Another South African comet, Christiaan Pretorius is a globetrotting all-star, who has served as a guide and general manager at some of the most spectacular lodges and camps across the globe – from Kamchatka to Alphonse Island. Christiaan is a well-respected writer and photographer, whose work has appeared in a number of the world’s foremost fly fishing publications, and he is always on the forefront when it comes to developing new and exciting techniques and destinations.

WANNA CONTRIBUTE? Do you have any great fly fishing photos, videos, or stories that you would like to share with our readers? If so, please don’t hesitate to get in touch with us. We are always looking for quality material for In the Loop Magazine, and we look forward to reviewing your material.


Cuba like you have (never) seen it before! Cuba has a reputation like few other saltwater destinations in the world, and now access to some of its best fishing spots is easier than it has been for a long time. In the following Stephan Gian Dombaj details the recent developments and takes you to Cuba’s beautiful flats. By STEPHAN GIAN DOMBAJ

Cuba’s sporting virtues might be just as eventful and rich as its history. Everybody is talking about this Carribbean destination since the rumors began about the renewal of diplomatic and economic ties between them and the U.S. Looking back at it now the rumors and speculation was about right. Although the ultimate transformation from arch enemies to best friends has a long way to go, the mills of politics are grinding slowly but steadily ever since Congress passed a fundamental economic reform in favor for free entrepreneurship in 2011. Coincidentally, that was the year I fished Cuba for the very first time. It would take another three years till U.S. president Barack Obama announced the subsequent end of the cold war (but of the Embargo not quite yet)… To make a long story short: Cuba is opening up to the U.S. market. Everybody in the fishing industry expected a cataclysmic shockwave violently flushing people over the borders straight onto the skiffs and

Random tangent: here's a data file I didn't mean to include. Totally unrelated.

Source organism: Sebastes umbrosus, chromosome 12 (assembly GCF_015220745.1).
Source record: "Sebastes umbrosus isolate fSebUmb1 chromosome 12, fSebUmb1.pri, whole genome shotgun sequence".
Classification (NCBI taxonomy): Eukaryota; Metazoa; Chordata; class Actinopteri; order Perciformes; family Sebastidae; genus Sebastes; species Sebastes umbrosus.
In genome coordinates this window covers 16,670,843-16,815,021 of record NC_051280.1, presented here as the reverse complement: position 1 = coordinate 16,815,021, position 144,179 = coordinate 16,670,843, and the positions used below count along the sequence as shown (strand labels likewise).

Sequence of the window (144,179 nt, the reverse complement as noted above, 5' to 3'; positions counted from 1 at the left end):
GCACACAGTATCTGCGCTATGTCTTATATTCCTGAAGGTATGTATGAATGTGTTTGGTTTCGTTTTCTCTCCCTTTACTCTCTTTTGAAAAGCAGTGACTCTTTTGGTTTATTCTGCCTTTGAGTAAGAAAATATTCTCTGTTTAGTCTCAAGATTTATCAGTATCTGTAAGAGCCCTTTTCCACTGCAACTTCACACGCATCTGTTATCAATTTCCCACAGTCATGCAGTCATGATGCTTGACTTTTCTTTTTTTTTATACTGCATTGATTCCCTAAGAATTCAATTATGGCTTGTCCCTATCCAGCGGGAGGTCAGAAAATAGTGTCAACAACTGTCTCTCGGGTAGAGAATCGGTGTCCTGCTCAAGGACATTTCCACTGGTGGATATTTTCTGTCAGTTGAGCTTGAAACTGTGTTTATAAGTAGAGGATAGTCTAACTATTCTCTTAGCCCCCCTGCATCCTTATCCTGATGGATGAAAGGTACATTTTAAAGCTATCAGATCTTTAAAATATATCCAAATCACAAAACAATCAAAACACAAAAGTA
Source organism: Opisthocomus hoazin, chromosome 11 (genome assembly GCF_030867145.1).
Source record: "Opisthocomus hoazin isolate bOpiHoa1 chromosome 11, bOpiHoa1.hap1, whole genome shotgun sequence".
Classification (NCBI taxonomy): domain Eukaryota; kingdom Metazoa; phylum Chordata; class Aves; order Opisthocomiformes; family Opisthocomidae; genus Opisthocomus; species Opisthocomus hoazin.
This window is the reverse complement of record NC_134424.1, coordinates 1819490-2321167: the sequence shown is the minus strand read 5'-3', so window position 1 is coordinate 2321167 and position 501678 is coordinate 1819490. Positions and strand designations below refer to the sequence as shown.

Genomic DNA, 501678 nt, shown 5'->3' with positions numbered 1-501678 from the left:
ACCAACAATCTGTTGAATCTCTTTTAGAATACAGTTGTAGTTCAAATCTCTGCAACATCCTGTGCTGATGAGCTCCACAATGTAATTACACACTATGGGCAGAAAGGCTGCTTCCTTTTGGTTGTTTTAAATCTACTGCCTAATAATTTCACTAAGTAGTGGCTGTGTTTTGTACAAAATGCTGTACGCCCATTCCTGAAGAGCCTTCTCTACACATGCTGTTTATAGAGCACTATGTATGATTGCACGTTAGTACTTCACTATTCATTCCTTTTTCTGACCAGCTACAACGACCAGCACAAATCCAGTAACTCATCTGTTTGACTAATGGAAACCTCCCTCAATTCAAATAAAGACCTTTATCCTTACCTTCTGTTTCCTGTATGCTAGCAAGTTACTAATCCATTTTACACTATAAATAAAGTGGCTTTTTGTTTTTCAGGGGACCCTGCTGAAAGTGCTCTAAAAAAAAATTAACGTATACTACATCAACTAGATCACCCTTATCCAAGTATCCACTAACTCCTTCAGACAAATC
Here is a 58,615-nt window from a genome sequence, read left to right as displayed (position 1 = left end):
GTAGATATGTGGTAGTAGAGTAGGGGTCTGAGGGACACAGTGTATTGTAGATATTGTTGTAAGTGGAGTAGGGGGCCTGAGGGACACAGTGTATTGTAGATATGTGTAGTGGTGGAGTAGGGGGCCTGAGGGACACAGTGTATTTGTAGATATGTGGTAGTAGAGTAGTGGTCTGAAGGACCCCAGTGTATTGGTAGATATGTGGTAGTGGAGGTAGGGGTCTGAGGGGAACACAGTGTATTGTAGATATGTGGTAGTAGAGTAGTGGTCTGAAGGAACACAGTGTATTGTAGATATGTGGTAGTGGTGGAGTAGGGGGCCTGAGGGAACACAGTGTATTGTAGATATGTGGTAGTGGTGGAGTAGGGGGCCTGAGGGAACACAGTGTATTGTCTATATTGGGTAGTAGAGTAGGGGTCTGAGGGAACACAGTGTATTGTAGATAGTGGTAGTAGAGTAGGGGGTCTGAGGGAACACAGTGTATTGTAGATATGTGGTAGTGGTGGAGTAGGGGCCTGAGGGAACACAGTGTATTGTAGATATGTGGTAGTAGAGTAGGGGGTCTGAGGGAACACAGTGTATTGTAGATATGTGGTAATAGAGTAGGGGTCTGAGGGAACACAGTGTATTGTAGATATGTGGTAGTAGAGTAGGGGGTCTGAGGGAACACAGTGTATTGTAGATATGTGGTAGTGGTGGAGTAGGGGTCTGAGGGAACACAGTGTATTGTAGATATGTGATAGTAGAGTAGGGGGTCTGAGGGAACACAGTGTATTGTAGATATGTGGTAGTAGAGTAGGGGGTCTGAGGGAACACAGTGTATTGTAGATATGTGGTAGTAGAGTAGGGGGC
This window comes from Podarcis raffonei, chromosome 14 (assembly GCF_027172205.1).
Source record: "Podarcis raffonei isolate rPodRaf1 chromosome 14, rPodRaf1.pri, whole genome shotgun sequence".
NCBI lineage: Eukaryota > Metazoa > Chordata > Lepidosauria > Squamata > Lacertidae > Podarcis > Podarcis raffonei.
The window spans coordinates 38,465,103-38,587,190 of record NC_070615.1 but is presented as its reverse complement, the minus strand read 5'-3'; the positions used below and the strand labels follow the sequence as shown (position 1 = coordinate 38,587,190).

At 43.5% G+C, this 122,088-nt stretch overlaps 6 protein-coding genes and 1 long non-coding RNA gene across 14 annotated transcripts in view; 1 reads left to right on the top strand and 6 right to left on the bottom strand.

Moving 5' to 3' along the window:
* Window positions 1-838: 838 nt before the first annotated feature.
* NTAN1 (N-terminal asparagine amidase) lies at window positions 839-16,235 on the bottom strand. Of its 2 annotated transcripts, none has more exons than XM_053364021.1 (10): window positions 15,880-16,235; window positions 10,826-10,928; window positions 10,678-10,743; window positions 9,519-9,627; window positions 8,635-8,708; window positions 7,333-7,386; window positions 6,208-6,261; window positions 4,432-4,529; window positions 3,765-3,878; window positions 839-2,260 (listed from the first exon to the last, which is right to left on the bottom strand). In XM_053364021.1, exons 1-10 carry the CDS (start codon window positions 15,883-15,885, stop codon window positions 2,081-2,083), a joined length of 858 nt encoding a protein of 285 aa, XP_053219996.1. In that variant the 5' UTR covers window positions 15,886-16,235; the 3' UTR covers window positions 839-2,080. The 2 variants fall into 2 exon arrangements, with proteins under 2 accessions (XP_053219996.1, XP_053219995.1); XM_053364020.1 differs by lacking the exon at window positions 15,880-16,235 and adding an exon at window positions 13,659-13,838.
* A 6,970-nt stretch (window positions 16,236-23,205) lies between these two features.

boats of Cuban guides and outfitters. To be on the safe side, many smaller outfitters from the US opened up or subcontracted Canadian based business to get a fair share of the pie. The presence of rum faced realtors from all over the globe at bars like Sloppy Joe’s, Floridita or Bodeguita del Medio in Havana Vieja was growing every year. These guys would sit at the bar, chug one drink after another and would tell you the story “this is Puerto Rico all over again.” What these guys would discover is that it’s still nearly impossible to buy land as a foreigner. But we all know nothing is really impossible. Money talks, you just have to find the right person with influence. Now let’s forget politics for a while, let’s forget about business and let’s talk fishing. A mere 90 miles off the coast of the U.S. lies an outstanding fishery that is opening up to the U.S. market. The funny thing is, that the great new thing and hype is not so new at all.

It has been there forever. Whereas anglers from all over the globe, except for the States could enter and indulge in the solitude that the restricted access to Cuba’s marine park had to offer with ease, our American friends found it a bit more complicated. But that doesn’t mean that it was “closed.” How else would you explain that over the last decade some of the largest outfitters on the islands clientele were 60-70% U.S. anglers. This was long before there was ever talk about Cuba opening up. Fishing is a great universal unifier, it’s a passion without borders. It would take a dedicated U.S. angler only a day or two to fill out an application form that would allow them to travel legally to Cuba for humanitarian, religious or social reasons… even if one would go small time narco-style via Mexico, as long as you were smart enough to pay cash on location and not get a stamp in your passport (which they only do if you asked them too) you were perfectly fine and ready for some exceptional inshore fishing. It was that simple really. Good thing, in the near future, simplified border procedures